One of our winter staples is butternut squash. Each week I steam and puree a large pan full. We love pureed squash instead of mashed potatoes and we also like butternut squash soup. I am going to try a butternut squash lasagna. I have had squash made like scalloped potatoes but I’ve never made the lasagna recipe.
We like spaghetti squash too-not as much as spiralized zucchini but it works as a winter replacement to pasta in many casseroles and even in place of noodles in chicken noodle soup, if you’re counting calories or going grain free.
Time for me to get busy…this week’s pan of squash is waiting to be prepared. What is your favorite kind of squash?
Until next time, Paula
Another beautiful morning on The Ridge. It was a bit chilly when I went out to feed the animals, but the sun was shining and it was getting warmer.
After breakfast, I went out to weed the strawberries and blueberries….we have ten 20 foot beds of small fruit. I was pleased to see the new strawberries, that we planted in the fall, had survived the harsh winter…I even found a few volunteer plants that I transplanted into the places where there were gaps.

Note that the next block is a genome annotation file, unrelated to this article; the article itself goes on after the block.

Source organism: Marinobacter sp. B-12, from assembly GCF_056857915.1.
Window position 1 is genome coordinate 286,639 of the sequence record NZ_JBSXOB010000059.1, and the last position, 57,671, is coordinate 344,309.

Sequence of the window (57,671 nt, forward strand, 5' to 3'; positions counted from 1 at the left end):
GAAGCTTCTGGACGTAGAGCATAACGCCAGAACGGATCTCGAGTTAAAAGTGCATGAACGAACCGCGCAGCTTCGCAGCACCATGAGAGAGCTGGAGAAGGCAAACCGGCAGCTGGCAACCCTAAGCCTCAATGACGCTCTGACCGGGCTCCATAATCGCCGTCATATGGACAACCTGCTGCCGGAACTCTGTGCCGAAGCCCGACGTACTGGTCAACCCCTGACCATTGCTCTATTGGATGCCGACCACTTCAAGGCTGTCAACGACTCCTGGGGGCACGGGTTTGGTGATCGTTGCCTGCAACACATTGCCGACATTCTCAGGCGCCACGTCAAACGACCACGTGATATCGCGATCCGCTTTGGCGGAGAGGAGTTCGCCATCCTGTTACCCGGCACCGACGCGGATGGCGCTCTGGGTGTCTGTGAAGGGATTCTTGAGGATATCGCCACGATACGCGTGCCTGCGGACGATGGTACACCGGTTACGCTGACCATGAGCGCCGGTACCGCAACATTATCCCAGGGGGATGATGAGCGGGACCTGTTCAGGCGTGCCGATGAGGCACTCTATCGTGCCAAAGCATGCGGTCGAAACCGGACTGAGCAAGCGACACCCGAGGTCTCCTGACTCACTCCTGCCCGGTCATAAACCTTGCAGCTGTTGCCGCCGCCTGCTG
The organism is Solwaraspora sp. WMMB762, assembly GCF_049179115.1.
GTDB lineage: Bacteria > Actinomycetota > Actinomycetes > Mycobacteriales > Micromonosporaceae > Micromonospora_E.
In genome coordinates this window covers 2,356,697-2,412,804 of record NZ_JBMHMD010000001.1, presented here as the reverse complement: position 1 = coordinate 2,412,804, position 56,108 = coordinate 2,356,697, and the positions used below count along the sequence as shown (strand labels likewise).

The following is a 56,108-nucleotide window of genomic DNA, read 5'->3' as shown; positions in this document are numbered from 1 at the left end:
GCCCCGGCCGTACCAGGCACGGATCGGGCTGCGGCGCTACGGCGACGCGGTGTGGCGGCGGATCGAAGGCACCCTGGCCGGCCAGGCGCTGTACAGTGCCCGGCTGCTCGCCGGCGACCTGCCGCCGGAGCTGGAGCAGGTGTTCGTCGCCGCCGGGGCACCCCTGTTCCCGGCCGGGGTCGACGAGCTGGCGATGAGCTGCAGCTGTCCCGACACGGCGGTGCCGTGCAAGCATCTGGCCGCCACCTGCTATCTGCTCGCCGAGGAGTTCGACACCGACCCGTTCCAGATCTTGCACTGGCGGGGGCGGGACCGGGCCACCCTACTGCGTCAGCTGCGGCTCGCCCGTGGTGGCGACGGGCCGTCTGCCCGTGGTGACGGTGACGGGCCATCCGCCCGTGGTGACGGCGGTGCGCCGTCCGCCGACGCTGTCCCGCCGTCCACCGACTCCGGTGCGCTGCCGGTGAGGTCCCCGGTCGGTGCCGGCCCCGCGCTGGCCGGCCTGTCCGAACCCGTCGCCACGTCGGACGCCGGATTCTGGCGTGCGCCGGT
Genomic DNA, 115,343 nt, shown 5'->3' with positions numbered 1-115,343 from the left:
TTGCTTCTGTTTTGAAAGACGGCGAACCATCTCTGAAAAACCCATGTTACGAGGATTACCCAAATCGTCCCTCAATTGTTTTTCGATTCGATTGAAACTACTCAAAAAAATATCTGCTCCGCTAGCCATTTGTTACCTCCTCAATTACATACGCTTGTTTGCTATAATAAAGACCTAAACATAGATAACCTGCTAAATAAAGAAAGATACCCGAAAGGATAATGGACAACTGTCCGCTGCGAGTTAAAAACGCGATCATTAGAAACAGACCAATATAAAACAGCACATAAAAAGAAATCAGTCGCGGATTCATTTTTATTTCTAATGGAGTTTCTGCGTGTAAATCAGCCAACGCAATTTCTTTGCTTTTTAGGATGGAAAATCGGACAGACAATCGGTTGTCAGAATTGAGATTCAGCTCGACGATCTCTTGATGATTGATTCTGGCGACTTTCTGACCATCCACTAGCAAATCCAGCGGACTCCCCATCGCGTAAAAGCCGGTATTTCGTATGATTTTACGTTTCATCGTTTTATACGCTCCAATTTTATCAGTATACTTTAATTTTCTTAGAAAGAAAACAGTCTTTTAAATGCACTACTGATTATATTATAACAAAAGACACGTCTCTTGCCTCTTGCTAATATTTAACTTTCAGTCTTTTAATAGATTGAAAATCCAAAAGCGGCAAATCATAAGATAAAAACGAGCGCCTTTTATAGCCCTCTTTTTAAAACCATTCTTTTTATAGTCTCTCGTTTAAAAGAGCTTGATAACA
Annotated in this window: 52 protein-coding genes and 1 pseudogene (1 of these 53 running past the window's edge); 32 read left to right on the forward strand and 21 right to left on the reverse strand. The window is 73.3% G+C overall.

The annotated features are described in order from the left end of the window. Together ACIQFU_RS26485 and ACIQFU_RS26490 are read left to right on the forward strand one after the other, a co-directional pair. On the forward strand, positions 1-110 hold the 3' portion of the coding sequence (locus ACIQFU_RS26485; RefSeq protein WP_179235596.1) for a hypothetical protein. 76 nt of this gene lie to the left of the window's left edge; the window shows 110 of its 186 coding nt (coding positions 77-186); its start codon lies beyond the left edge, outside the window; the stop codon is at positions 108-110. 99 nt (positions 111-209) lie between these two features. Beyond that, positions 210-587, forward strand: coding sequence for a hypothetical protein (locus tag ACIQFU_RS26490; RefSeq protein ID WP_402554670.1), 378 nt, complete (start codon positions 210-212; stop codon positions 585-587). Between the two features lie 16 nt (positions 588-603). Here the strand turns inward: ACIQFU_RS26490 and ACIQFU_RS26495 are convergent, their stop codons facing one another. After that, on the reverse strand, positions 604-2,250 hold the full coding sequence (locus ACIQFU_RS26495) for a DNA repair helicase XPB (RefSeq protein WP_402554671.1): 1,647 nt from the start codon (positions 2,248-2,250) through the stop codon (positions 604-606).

Because we build our beds using the lasagna method and top dress with wood chips, the weeding is very minimal…mostly those pesky dandelions that defy all efforts to eradicate them. I’m thinking we may have to eat some of them one of these days. Hubby likes dandelion greens.
I took a break for lunch but made it quick because the raindrops started falling…Hubby took a break too and raced outside to run the mini tiller through a few beds so I could plant early crops. We don’t till for weeds, we till to mix our beds up and loosen the soil. Plus, the tiller makes two perfect furrows, evenly spaced so that I can just drop in the seeds and be done. I planted two 50 foot beds of peas and a few spaces around the garlic with spinach, lettuce and radishes.
If the rain stops, we’ll work on tightening up the fence so we can let ALL of the goats outside.
Maybe tomorrow I’ll show you the surprise!